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Mead in heaven

Mead is one those drinks that we’ve all probably heard about, but never tasted, and don’t really know what it is.

Mead is a drink that is brewed using honey in the fermentation process and its history can be traced back over 10,000 years when it was first produced in China.

Centuries later, the Greeks and Romans were using honey to sweeten the rougher wines and there is some evidence to suggest that the keeping of bees started because of honey’s importance in producing alcoholic drinks.

The Romans brought wine and mead with them as they expanded their empire into Britannia, which were the most popular alcoholic drinks of that era.

Beer was being produced in the near East and also by the Gauls and Germans, which the Romans would have known about, but didn’t drink.

Mead remained the most popular drink on these isles until the time of the Norman Conquest in 1066, when the Norman courtiers brought their own favoured drinks: cider, perry, fruit wine and grape wine, whose popularity filtered down through society, with mead rapidly falling out of favour.

Of course, the production of mead never stopped, but in recent times you would never find it for sale in restaurants, bars or pubs, and despite mead’s renaissance over the last 20 years, you would still be hard pushed to find anywhere to buy mead, except directly from the producers.

All that could be set to change with the arrival of Bemuse and their range of non-alcohol meads, produced with honey at the heart of every variety – four distinctive flavours, which the producers suggest can be enjoyed on their own, with food or used as mixers to create memorable cocktails.

Bemuse was launched in 2020 by close friends Anna Chalov and Nataliya Peretrutova who wanted to create a new drinking experience.

They decided to produce their own take on non-alcohol mead, which would stand out from the burgeoning range of no- and low-alcohol beers, wines, spirits and ciders.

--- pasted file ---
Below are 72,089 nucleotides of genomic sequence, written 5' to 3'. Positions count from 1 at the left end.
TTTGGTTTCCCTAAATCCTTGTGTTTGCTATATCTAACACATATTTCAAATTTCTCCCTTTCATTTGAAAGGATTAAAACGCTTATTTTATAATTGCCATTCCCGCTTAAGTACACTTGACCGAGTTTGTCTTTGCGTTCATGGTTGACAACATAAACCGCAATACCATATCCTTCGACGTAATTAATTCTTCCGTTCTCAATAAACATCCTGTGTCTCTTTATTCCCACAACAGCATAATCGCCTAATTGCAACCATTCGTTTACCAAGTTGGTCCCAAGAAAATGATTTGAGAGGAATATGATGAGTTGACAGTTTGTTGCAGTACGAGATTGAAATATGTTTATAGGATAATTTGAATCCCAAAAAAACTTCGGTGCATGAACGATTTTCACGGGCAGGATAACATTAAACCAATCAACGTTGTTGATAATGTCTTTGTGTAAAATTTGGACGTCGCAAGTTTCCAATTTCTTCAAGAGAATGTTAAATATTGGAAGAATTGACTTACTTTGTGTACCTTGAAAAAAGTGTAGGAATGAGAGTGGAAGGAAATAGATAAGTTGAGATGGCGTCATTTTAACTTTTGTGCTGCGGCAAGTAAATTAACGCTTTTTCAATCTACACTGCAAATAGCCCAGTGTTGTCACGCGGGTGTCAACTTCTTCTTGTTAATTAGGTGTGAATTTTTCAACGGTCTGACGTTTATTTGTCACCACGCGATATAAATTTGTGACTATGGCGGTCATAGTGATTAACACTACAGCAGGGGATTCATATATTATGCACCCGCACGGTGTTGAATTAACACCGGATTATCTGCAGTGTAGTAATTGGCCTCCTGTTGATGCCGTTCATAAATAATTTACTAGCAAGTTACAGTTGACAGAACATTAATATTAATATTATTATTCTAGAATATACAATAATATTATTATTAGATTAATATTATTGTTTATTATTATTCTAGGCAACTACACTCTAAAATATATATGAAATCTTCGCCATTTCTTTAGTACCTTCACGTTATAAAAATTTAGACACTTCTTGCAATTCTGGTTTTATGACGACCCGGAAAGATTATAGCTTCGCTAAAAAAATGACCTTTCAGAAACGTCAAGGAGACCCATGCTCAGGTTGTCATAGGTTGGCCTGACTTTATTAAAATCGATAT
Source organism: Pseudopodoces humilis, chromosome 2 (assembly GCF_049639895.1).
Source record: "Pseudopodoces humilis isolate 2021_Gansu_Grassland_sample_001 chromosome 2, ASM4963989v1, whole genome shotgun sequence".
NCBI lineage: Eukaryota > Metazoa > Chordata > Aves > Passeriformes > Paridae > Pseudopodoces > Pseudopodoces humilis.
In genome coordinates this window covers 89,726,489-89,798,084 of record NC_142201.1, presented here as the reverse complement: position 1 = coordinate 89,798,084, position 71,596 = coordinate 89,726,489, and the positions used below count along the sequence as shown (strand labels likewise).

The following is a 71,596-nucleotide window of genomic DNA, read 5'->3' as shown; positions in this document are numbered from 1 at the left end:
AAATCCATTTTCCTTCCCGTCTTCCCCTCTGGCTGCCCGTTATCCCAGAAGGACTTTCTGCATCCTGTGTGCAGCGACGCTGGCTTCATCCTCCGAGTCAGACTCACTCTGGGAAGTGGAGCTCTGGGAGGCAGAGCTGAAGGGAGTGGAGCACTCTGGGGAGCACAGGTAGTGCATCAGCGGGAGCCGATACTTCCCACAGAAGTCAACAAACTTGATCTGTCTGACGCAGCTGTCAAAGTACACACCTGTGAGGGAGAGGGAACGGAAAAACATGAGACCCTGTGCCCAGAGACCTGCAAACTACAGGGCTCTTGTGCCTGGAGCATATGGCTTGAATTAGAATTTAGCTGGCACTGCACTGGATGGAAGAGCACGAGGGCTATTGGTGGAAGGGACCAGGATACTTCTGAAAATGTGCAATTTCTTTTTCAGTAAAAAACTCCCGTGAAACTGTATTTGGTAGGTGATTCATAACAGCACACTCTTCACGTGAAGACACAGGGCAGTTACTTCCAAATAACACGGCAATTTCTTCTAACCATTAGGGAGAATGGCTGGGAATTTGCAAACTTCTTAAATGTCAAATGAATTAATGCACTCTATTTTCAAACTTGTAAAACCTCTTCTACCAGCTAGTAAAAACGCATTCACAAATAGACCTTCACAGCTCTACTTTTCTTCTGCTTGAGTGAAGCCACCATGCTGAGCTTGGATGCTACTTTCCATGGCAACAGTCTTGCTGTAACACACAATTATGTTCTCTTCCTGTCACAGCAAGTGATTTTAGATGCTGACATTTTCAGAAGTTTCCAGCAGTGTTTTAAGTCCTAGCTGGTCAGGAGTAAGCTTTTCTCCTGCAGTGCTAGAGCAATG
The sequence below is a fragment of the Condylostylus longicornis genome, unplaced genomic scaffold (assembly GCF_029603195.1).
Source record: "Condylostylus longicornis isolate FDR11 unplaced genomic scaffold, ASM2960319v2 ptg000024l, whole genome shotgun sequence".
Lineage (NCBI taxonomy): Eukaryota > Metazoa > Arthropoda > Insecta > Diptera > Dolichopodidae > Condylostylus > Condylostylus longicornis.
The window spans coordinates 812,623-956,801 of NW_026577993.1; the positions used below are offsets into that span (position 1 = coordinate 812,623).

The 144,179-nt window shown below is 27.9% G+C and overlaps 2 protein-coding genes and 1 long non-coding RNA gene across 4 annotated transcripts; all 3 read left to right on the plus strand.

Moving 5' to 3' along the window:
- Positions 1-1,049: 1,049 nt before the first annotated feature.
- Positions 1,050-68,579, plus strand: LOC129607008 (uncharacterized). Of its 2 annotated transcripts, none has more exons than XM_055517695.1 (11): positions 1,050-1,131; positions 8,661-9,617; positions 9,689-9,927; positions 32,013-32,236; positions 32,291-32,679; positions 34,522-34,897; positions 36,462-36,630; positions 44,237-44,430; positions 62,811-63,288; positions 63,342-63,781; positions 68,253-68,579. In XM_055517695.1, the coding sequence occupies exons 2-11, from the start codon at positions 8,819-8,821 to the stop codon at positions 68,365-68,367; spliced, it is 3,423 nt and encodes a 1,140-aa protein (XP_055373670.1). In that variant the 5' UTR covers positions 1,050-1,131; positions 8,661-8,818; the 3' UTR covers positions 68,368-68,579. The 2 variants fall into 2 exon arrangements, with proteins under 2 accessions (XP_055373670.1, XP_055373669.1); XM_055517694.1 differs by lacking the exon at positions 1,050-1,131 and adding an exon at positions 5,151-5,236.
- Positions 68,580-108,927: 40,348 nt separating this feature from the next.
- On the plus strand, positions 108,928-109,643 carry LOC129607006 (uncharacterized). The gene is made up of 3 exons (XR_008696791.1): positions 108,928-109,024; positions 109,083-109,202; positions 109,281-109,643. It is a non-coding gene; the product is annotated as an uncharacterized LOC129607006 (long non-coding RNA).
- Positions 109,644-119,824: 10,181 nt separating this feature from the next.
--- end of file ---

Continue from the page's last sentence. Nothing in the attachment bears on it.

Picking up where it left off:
In their own words, the owners are “…on a mission to create intriguingly different drinks that not only taste great but are inclusive and kind to our planet.

“Everyone can feel good about consuming them, whatever the occasion. That’s why Bemuse mead is made from only all natural ingredients and with a natural fermentation process.”

We received samples from their current range, including Original Hops, Tarragon & Basil, Ginger & Cardamom and Wild Raspberry, which all went down rather well.

Our favourite was the Ginger & Cardamom Mead, which had the right amount of spice from the ginger, which was perfectly balanced with the cardamom. Tarragon & Basil Mead was a close second, with its earthy herby notes coming to the fore, but never over powering.

All four versions were sampled on their own and over ice, which were all extremely refreshing.

I would happily choose a Bemuse mead if I was driving and needed to steer clear of alcohol and didn’t want an alternative to an alcohol-free beer.

The cans are also very well designed and very tactile, as the label is slightly textured and adds another dimension to the experience, especially if you drink from the 330ml cans.

My only criticism of the labelling is that the non-alcohol statement could do with being a little more dominant, because that is one the brand’s selling points: guilt-free enjoyment for adults.

Minor labelling issues aside, given the renaissance of mead and the year-on-year growth of the low- and no-alcohol sector Bemuse is well placed to take advantage of two growing markets that conveniently overlap. And, as consumers continue to want to buy as local as possible, the British-based company offers further benefits over imported brands.

So, if you’re looking for something new, refreshing and good for the environment, you should make a bee-line to Bemuse.

For more information visit their website